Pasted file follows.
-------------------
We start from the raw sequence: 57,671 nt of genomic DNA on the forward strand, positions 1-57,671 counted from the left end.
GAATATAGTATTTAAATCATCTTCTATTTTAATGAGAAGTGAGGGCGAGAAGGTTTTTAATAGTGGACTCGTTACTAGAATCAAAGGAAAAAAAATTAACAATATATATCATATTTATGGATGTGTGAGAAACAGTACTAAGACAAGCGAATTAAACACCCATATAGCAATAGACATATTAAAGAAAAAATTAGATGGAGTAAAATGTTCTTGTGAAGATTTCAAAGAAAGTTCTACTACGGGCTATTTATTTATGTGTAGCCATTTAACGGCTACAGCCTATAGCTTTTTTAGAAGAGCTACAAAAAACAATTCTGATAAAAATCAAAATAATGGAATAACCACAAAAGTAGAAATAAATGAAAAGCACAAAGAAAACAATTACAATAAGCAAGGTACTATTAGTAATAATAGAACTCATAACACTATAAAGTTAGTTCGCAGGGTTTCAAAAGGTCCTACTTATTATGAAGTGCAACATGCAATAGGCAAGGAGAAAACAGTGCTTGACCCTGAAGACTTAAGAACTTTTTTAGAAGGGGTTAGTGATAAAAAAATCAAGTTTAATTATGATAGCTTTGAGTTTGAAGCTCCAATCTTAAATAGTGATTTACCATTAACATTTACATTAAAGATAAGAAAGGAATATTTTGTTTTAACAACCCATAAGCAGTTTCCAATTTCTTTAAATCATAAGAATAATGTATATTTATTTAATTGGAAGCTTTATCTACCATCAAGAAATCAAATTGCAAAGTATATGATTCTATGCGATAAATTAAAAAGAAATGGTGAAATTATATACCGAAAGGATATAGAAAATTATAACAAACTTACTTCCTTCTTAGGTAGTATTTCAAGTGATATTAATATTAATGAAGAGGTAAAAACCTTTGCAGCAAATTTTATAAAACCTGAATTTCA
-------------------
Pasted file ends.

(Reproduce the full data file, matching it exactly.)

We start from the raw sequence: 57,671 nt of genomic DNA on the forward strand, positions 1-57,671 counted from the left end.
GAATATAGTATTTAAATCATCTTCTATTTTAATGAGAAGTGAGGGCGAGAAGGTTTTTAATAGTGGACTCGTTACTAGAATCAAAGGAAAAAAAATTAACAATATATATCATATTTATGGATGTGTGAGAAACAGTACTAAGACAAGCGAATTAAACACCCATATAGCAATAGACATATTAAAGAAAAAATTAGATGGAGTAAAATGTTCTTGTGAAGATTTCAAAGAAAGTTCTACTACGGGCTATTTATTTATGTGTAGCCATTTAACGGCTACAGCCTATAGCTTTTTTAGAAGAGCTACAAAAAACAATTCTGATAAAAATCAAAATAATGGAATAACCACAAAAGTAGAAATAAATGAAAAGCACAAAGAAAACAATTACAATAAGCAAGGTACTATTAGTAATAATAGAACTCATAACACTATAAAGTTAGTTCGCAGGGTTTCAAAAGGTCCTACTTATTATGAAGTGCAACATGCAATAGGCAAGGAGAAAACAGTGCTTGACCCTGAAGACTTAAGAACTTTTTTAGAAGGGGTTAGTGATAAAAAAATCAAGTTTAATTATGATAGCTTTGAGTTTGAAGCTCCAATCTTAAATAGTGATTTACCATTAACATTTACATTAAAGATAAGAAAGGAATATTTTGTTTTAACAACCCATAAGCAGTTTCCAATTTCTTTAAATCATAAGAATAATGTATATTTATTTAATTGGAAGCTTTATCTACCATCAAGAAATCAAATTGCAAAGTATATGATTCTATGCGATAAATTAAAAAGAAATGGTGAAATTATATACCGAAAGGATATAGAAAATTATAACAAACTTACTTCCTTCTTAGGTAGTATTTCAAGTGATATTAATATTAATGAAGAGGTAAAAACCTTTGCAGCAAATTTTATAAAACCTGAATTTCA